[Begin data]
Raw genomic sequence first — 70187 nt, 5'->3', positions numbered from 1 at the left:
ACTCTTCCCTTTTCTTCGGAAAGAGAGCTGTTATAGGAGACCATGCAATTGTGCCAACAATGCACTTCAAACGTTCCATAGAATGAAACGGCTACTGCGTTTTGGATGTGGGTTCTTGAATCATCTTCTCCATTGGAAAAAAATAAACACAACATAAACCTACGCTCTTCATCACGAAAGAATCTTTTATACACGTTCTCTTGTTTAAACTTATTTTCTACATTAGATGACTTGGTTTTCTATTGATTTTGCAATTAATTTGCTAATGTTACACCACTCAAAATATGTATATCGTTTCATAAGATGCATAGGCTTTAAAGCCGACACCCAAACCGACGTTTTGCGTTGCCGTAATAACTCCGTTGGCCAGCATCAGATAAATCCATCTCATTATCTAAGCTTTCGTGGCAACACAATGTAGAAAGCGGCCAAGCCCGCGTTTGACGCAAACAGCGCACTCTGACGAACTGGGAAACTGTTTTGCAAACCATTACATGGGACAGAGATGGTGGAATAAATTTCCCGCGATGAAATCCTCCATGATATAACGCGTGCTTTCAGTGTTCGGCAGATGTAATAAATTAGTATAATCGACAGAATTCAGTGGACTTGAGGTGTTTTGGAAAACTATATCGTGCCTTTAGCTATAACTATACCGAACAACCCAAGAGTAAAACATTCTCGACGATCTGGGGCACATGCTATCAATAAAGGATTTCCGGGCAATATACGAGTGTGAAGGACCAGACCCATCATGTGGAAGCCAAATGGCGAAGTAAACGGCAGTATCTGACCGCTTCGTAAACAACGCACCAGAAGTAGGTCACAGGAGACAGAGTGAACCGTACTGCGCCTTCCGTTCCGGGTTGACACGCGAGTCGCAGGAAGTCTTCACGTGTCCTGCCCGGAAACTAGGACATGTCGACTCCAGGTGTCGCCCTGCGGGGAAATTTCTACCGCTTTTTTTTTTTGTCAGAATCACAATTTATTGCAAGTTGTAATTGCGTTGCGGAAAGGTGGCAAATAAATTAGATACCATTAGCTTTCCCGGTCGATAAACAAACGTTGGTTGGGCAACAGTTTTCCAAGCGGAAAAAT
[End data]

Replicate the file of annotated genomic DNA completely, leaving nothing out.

Raw genomic sequence first — 70187 nt, 5'->3', positions numbered from 1 at the left:
ACTCTTCCCTTTTCTTCGGAAAGAGAGCTGTTATAGGAGACCATGCAATTGTGCCAACAATGCACTTCAAACGTTCCATAGAATGAAACGGCTACTGCGTTTTGGATGTGGGTTCTTGAATCATCTTCTCCATTGGAAAAAAATAAACACAACATAAACCTACGCTCTTCATCACGAAAGAATCTTTTATACACGTTCTCTTGTTTAAACTTATTTTCTACATTAGATGACTTGGTTTTCTATTGATTTTGCAATTAATTTGCTAATGTTACACCACTCAAAATATGTATATCGTTTCATAAGATGCATAGGCTTTAAAGCCGACACCCAAACCGACGTTTTGCGTTGCCGTAATAACTCCGTTGGCCAGCATCAGATAAATCCATCTCATTATCTAAGCTTTCGTGGCAACACAATGTAGAAAGCGGCCAAGCCCGCGTTTGACGCAAACAGCGCACTCTGACGAACTGGGAAACTGTTTTGCAAACCATTACATGGGACAGAGATGGTGGAATAAATTTCCCGCGATGAAATCCTCCATGATATAACGCGTGCTTTCAGTGTTCGGCAGATGTAATAAATTAGTATAATCGACAGAATTCAGTGGACTTGAGGTGTTTTGGAAAACTATATCGTGCCTTTAGCTATAACTATACCGAACAACCCAAGAGTAAAACATTCTCGACGATCTGGGGCACATGCTATCAATAAAGGATTTCCGGGCAATATACGAGTGTGAAGGACCAGACCCATCATGTGGAAGCCAAATGGCGAAGTAAACGGCAGTATCTGACCGCTTCGTAAACAACGCACCAGAAGTAGGTCACAGGAGACAGAGTGAACCGTACTGCGCCTTCCGTTCCGGGTTGACACGCGAGTCGCAGGAAGTCTTCACGTGTCCTGCCCGGAAACTAGGACATGTCGACTCCAGGTGTCGCCCTGCGGGGAAATTTCTACCGCTTTTTTTTTTTGTCAGAATCACAATTTATTGCAAGTTGTAATTGCGTTGCGGAAAGGTGGCAAATAAATTAGATACCATTAGCTTTCCCGGTCGATAAACAAACGTTGGTTGGGCAACAGTTTTCCAAGCGGAAAAAT